If you have never trying running with the Hash House Harriers, you could really be missing out on a great adventure!
The Hash House Harriers is an international social running club that combines running, drinking, and camaraderie. It is also known as The Hash, the HHH or H3. It is the largest non-competitive running club in the world with 1500-2000 groups or chapters in over 180 countries.
Participating is often simply referred to as "hashing." The group is self-described as "a drinking club with a running problem." Their slogan highlights the purpose of the group as being more social than most other running clubs. To participate in the Hash, it is not necessary to be a fast runner, but a sense of humor is essential.
Most Hash groups gather weekly or monthly, but some less frequently. Each chapter has a regular membership, but visitors are welcome to join their running events for a small fee to cover the costs of food or drink. Before attending a hash run for the first time, it is best to check their website for the specific location of the run and any items you may need to bring with you, e.g. cash, water, change of clothes, etc.
aspect of the Hash House Harriers is equally as important as the running itself. The Hash
House Harriers have grown to become a global community with numerous chapters known as "hash kennels" worldwide. Each kennel operates
independently, organizing their own hashes and events while adhering to the
overarching traditions and principles of the club. The HHH promotes a sense of
adventure, fun, and friendship, attracting individuals who enjoy running,
socializing, and exploring new places.
The origins of the Hash House Harriers can be traced back to 1938, when a group of British expatriates in Kuala Lumpur, Malaysia, decided to form a running club with a twist. On Monday nights, they organized a run based on the traditional British "Hare and the Hound" with the purpose of having some fun, getting some exercise, and ridding themselves of weekend over-indulgences.
name, "Hash House Harriers," was derived from the nickname of the
Selangor Club Chambers, where the group would often gather for meals. The food
served at the club was known as "hash" and was considered basic,
no-frills fare. The members of the club affectionately referred to themselves
as "Hash House Harriers" in a nod to their dining establishment.
The name stuck, but Hashing died out during World War II. It was revived again after the war and has since grown into the worldwide club it is today. (Source: Wikipedia)
The concept is relatively simple: a "hare" sets a trail using chalk, flour, sawdust, or other marking materials, and the rest of the group, known as the "pack," follows the trail to find the endpoint. The trail can lead through various terrains, including urban areas, parks, forests, and countryside. The hare often includes false trails, dead ends, splits, shortcuts, and other surprises to keep the pack engaged, entertained and together.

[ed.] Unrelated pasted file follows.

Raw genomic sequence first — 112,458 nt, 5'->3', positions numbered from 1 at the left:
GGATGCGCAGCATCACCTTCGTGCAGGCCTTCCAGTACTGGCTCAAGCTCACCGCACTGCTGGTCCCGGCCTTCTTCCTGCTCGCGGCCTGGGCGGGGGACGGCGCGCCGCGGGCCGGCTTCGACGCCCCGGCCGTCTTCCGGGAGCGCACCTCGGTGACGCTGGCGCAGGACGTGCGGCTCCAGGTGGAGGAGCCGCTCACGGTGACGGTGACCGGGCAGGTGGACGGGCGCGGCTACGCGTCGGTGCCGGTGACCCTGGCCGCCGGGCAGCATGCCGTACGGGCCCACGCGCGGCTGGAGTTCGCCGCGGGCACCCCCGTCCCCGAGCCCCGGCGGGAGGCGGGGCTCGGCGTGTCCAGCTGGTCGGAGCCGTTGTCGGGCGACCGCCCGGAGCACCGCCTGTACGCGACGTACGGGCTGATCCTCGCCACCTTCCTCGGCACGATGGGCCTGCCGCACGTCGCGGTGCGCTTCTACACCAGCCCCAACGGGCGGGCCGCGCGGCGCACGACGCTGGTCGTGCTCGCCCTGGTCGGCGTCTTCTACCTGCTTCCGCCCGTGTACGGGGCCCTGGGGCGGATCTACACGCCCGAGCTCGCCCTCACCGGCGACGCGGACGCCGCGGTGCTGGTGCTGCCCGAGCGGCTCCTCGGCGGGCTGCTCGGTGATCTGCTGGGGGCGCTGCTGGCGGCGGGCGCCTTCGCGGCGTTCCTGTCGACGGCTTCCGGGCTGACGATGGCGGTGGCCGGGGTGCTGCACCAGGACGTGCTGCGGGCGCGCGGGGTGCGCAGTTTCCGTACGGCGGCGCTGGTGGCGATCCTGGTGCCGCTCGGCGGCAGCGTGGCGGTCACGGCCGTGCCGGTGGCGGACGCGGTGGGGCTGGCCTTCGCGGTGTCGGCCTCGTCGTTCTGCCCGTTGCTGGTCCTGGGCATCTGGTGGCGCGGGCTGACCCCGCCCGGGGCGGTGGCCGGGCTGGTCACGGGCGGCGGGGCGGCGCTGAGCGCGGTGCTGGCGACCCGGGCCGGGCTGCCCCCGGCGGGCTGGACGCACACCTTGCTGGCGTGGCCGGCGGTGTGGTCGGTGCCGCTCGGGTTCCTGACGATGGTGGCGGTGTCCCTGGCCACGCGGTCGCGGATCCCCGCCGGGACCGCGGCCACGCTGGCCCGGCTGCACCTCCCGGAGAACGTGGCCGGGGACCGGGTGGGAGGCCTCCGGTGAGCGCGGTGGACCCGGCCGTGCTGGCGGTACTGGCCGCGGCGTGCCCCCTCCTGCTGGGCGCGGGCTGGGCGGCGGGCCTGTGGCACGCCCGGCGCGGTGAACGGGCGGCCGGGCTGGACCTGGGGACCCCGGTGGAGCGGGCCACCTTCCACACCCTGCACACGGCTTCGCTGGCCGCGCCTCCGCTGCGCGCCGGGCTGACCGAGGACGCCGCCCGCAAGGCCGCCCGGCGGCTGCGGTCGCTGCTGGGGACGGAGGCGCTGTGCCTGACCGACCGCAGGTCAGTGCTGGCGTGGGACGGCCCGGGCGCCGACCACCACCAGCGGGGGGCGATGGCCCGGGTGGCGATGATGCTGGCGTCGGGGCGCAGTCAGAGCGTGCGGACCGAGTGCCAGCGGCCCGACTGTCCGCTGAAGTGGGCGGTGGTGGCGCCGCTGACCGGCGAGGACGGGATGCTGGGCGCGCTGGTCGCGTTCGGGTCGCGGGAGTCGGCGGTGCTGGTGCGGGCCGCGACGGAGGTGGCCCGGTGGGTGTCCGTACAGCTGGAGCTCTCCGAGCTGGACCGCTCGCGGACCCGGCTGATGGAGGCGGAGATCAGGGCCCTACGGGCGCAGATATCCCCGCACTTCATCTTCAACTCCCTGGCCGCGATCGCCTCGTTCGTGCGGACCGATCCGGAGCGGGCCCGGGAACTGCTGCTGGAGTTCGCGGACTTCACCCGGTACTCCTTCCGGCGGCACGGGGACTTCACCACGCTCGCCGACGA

During the hash run, the lead runners search for the true trail while the slower runners or walkers enjoy a chance to catch up. The purpose of the false trails and shortcuts is to keep the pack together and to emphasize the social aspect of the run. On a well-laid trail, all members of the pack finish close together.
After completing the run, participants gather for what is known as the "circle," a post-run ceremony filled with singing, toasting, and "down-downs," where members are expected to chug beer in response to humorous anecdotes from the run. The circle is often led by a "Grand Master" or "Grand Mistress" who orchestrates the proceedings. The socializing or On-On-On is continued on to a restaurant, bar or another location nearby.
One unique aspect of the Hash House Harriers is its use of nicknames. When joining the club, members are typically assigned a nickname that reflects a memorable event, personal attribute, or play on words. These nicknames are used during the hash to foster a sense of camaraderie and create a light-hearted atmosphere.
Sometimes chapters hold special annual events, such as the Red Dress Run and true to its name, everyone wears a red dress, regardless of their usual attire or gender. It is common for the dresses to be outlandish, humorous, or even extravagant. The idea behind wearing red dresses is to create a fun and festive atmosphere, attracting attention and bringing a sense of silliness to the event.
The Red Dress Run is often held as a charity event, with participants raising funds for various causes. The money raised may go to local charities or be donated to specific organizations chosen by the hashing group hosting the event.
The Hash House Harriers have developed a unique culture and language filled with various traditions, chants, and inside jokes. It is a community that welcomes people from diverse backgrounds, united by their love for running, drinking, and good-natured fun.
Whether you're a seasoned runner or a newcomer looking for a unique and entertaining way to exercise and meet people, the Hash House Harriers offer a welcoming environment for all who are willing to join in the adventure and fun.
Have you Hashed yet? If not, give it a try. It's the most fun you will ever have on a run.
Use this directory to find a HHH near you: GoToTheHash.net
Are you...? If you are a Hasher, please tell us about your favorite group. Tell us where your Hash is located and why you love running with them. Please include a link back to your Hash's website so visitors can easily find you. If you have a picture to share, please add that too!
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Click below to see other Hash entries...
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